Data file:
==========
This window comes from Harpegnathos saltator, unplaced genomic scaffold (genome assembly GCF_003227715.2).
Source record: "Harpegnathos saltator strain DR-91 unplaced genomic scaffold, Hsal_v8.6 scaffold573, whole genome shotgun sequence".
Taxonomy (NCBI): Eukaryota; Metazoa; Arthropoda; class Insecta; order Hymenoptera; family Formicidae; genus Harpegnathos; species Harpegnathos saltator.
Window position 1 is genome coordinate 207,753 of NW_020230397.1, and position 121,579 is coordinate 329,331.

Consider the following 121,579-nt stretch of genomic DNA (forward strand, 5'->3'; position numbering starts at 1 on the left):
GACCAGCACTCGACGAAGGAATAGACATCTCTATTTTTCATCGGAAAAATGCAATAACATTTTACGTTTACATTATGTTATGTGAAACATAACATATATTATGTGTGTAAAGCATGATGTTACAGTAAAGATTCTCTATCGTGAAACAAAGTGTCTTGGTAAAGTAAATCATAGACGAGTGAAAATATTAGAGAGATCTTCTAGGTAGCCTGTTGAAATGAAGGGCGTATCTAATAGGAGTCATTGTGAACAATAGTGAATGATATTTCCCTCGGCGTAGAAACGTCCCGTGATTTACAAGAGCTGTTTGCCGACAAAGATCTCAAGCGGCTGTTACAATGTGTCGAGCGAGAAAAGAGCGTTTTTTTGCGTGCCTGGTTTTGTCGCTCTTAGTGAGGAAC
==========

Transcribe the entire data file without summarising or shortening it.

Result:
This window comes from Harpegnathos saltator, unplaced genomic scaffold (genome assembly GCF_003227715.2).
Source record: "Harpegnathos saltator strain DR-91 unplaced genomic scaffold, Hsal_v8.6 scaffold573, whole genome shotgun sequence".
Taxonomy (NCBI): Eukaryota; Metazoa; Arthropoda; class Insecta; order Hymenoptera; family Formicidae; genus Harpegnathos; species Harpegnathos saltator.
Window position 1 is genome coordinate 207,753 of NW_020230397.1, and position 121,579 is coordinate 329,331.

Consider the following 121,579-nt stretch of genomic DNA (forward strand, 5'->3'; position numbering starts at 1 on the left):
GACCAGCACTCGACGAAGGAATAGACATCTCTATTTTTCATCGGAAAAATGCAATAACATTTTACGTTTACATTATGTTATGTGAAACATAACATATATTATGTGTGTAAAGCATGATGTTACAGTAAAGATTCTCTATCGTGAAACAAAGTGTCTTGGTAAAGTAAATCATAGACGAGTGAAAATATTAGAGAGATCTTCTAGGTAGCCTGTTGAAATGAAGGGCGTATCTAATAGGAGTCATTGTGAACAATAGTGAATGATATTTCCCTCGGCGTAGAAACGTCCCGTGATTTACAAGAGCTGTTTGCCGACAAAGATCTCAAGCGGCTGTTACAATGTGTCGAGCGAGAAAAGAGCGTTTTTTTGCGTGCCTGGTTTTGTCGCTCTTAGTGAGGAAC